With most of our churches going online instead of being able to gather as congregations, Christians must avail themselves of all the means possible to sustain their faith in Christ. The means that the Lord has chiefly promised to bless is the preaching of his Word (See Westminster Larger Catechism, Q. 155). However, there is a difference between being present for and sitting under the preaching of God’s Word, and “tuning in.” When one is worshipping physically at a church service, nonverbal cues are present which place the reading and preaching of the Scriptures in its proper place. One cannot turn the preacher off or push the mute button while worshipping in person.
So, the act of hearing a sermon changes when it takes place through media, rather than in person. How can you get the most out of a sermon when all you can do is “tune in?”
First, pray. Pray that God would give the minister grace to open the Scriptures, to explain them, and to apply them. This is not something to take for granted. While a minister can study the text and read some commentaries to confirm what a passage of Scripture means, the key is to apply the Word of God to the hearers in his particular congregation. Every congregation is different, and filled with all kinds of people. There are people who have not received Christ yet. There are people on the fringes who may be in doubt about their faith, or overconfident in their faith. There are sincere Christians who struggle with assurance of salvation. There are backsliding Christians who need to be reclaimed. There are children who are being raised in Godly homes, but are growing in capacity to understand the Word. And there are Christians who are abiding in Christ who need to be comforted.
In preaching, the heart is the target. The minister addresses the mind, but in this case, the mind is the gateway to the heart. The goal is not information delivery, but transformation. So, pray for the act of preaching itself, and for the hearers, that the Lord would open hearts and minds, and accomplish the work for which the Word of Christ is preached.
Second, prepare yourself physically. While it’s tempting to sleep in and go through the exercises of worship while having your first cup of coffee in your pajamas, this is not conducive to receiving all the grace that the Lord has for us. I have found it helpful, as much as possible, to go through the normal routine of any other Lord’s Day. I’m not advocating for you to put on a suit and tie, or a dress and heels, but get dressed.
Third, if your congregation distributes the order of worship in advance, study the order of worship. Read the readings. Look up the hymns and psalms. In a well-planned service, the readings and the music selection will provide cues as to what to listen for in the sermon.
Fourth, whether your whole service is broadcast, or your order of worship is distributed and your church has a recorded sermon, go through the exercises of worship. Worship and preaching are a seamless garment. Pray the prayers, sing the hymns, do the readings, and go through the postures of a normal service in your congregation. This is important for engaging yourself. Merely watching the service on TV is a good way not to get much out of it.
Fifth, prepare yourself mentally for the sermon. Our congregation distributes sermon notes in advance of the service. Go through the sermon notes. Read a selection of a commentary on the sermon – not a technical commentary but one that will “prime the pump.” I’m proposing something that will take 5-10 minutes, not studying the passage as if you are going to preach the sermon. For any passage in the Bible, I would recommend Matthew Henry For the gospels, I recommend J. C. Ryle’s Expository Thoughts on the Gospels. Our pastor is preaching on the Beatitudes right now, so I would recommend Thomas Watson’s The Beatitudes. This is not so that you can “correct the preacher” or “see what he leaves out.” The depths of Scripture are infinite. Not everything can be said in a single sermon. Ministers must choose carefully what to preach in a sermon, and what ought to be said on another Lord’s Day. Part of praying for the sermon is that the minister would have a sense of what the congregation needs most from the portion of Scripture he preaches, right here and right now.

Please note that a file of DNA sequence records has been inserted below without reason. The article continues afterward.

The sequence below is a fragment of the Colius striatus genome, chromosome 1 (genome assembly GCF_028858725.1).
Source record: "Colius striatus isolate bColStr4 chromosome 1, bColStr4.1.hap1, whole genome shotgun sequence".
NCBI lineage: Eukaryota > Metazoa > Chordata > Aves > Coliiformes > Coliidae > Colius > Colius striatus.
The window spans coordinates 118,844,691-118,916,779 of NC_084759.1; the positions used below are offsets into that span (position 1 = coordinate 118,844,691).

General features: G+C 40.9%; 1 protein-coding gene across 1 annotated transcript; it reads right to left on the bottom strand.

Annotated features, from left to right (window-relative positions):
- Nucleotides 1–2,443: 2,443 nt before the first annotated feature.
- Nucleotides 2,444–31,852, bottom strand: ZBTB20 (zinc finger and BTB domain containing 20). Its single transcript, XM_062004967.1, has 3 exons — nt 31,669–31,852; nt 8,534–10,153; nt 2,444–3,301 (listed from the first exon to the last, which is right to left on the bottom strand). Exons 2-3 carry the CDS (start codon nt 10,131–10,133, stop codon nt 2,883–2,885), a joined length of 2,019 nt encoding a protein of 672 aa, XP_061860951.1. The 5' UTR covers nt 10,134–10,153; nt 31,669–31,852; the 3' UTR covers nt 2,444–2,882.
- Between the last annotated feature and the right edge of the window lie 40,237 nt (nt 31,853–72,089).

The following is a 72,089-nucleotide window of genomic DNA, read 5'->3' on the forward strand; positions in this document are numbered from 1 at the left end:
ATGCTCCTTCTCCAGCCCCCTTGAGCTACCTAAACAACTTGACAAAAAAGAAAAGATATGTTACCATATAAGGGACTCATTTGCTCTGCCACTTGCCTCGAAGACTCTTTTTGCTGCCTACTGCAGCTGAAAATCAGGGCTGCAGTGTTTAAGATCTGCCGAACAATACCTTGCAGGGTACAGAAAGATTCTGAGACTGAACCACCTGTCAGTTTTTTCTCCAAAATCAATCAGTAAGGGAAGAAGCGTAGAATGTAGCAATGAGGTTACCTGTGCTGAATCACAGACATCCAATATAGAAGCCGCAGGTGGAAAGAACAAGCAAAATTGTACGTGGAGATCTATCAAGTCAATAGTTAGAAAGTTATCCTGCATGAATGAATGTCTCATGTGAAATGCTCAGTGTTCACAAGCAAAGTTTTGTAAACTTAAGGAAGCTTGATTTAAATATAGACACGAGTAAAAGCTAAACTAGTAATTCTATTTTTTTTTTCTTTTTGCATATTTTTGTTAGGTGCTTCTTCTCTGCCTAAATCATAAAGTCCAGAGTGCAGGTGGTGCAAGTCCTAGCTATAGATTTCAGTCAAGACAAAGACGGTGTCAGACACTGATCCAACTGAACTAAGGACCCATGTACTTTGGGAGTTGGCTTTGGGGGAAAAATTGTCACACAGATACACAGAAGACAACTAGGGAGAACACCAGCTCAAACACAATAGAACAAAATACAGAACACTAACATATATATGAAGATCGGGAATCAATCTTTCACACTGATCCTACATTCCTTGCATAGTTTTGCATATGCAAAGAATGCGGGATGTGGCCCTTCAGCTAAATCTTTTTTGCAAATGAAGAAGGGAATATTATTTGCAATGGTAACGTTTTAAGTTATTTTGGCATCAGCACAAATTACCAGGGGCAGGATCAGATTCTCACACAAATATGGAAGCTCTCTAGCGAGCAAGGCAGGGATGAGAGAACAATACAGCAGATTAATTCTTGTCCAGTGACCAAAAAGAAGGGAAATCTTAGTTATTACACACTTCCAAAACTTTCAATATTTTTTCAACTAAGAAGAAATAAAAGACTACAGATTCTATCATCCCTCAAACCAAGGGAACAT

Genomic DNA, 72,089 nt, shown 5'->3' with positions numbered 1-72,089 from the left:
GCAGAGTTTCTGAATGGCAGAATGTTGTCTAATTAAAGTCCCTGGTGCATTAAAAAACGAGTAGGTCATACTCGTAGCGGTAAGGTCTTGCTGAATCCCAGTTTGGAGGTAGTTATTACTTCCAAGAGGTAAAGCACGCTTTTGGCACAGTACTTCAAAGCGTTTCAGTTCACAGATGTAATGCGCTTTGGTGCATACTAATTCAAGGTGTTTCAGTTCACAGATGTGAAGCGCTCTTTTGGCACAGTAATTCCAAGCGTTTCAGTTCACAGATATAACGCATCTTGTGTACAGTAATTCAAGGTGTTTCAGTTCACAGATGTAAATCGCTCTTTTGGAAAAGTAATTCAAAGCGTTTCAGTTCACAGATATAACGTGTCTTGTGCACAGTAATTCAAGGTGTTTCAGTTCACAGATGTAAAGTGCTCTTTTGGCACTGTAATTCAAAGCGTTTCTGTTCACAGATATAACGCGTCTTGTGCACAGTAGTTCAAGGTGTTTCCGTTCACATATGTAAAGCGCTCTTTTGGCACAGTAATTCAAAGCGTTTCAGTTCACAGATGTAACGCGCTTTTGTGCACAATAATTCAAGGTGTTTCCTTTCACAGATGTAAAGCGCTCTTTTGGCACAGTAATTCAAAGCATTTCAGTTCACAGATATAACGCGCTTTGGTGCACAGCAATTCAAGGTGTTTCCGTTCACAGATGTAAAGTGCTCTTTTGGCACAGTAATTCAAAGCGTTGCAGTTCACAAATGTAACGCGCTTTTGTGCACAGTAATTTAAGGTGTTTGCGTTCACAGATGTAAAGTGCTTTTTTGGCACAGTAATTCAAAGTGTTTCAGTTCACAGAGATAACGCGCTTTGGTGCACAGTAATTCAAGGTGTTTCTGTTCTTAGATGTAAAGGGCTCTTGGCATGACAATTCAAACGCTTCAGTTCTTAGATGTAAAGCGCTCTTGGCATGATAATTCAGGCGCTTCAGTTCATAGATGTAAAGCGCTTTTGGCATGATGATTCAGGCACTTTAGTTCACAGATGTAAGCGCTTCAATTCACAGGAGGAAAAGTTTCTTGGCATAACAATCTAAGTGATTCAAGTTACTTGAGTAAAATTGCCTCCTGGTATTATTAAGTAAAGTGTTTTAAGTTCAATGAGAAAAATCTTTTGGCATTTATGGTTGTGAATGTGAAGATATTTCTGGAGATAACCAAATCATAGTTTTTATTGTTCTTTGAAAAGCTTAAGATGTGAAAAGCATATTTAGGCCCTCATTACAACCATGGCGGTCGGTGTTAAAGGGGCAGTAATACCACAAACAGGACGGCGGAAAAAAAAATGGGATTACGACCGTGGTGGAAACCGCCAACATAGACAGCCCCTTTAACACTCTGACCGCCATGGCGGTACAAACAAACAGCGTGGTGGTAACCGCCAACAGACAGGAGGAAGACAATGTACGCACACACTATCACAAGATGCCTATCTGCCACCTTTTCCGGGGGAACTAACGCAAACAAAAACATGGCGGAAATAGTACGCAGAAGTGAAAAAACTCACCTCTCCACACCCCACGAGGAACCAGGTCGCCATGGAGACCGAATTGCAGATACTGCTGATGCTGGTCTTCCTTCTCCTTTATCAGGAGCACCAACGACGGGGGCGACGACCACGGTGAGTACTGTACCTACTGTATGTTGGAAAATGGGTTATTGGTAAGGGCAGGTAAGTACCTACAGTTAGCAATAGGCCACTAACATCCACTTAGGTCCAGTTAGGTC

Sixth, listen carefully to the sermon. Turn your phone off. Hide the remote control. Make sure there are no distractions. If it helps you, take notes. If you have children with you, help them to understand. But above all, engage yourself in the sermon.
Seventh, meditate on and review the sermon after you have heard it. Preaching is meant to edify you throughout the week. The effectiveness of a sermon is not tied to the moment of preaching. God can continue to use it throughout the week for comfort, encouragement, exhortation, and rebuke. Meditating on and reviewing the sermon is one of the means that God uses to continue to benefit his people after the sermon is preached.
Eighth, pray for the fruit of the preached Word. Since the benefit of preaching is not tied to the moment of the sermon, pray specifically that the Lord would use the sermon in the lives of his people, and namely, that the application of the message to the conscience would bear much fruit.
As far as my personal preference, if your congregation only records an audio sermon, or the best that you can do with limited bandwidth is to listen to your pastor on Sermon audio, I don’t think anything is lost compared to video. The worship experience is probably better on video, but as for the sermon itself, audio is just fine.
Even if you adopt only a few of these suggestions, it will be time well spent and enable you to get more out of the preached Word.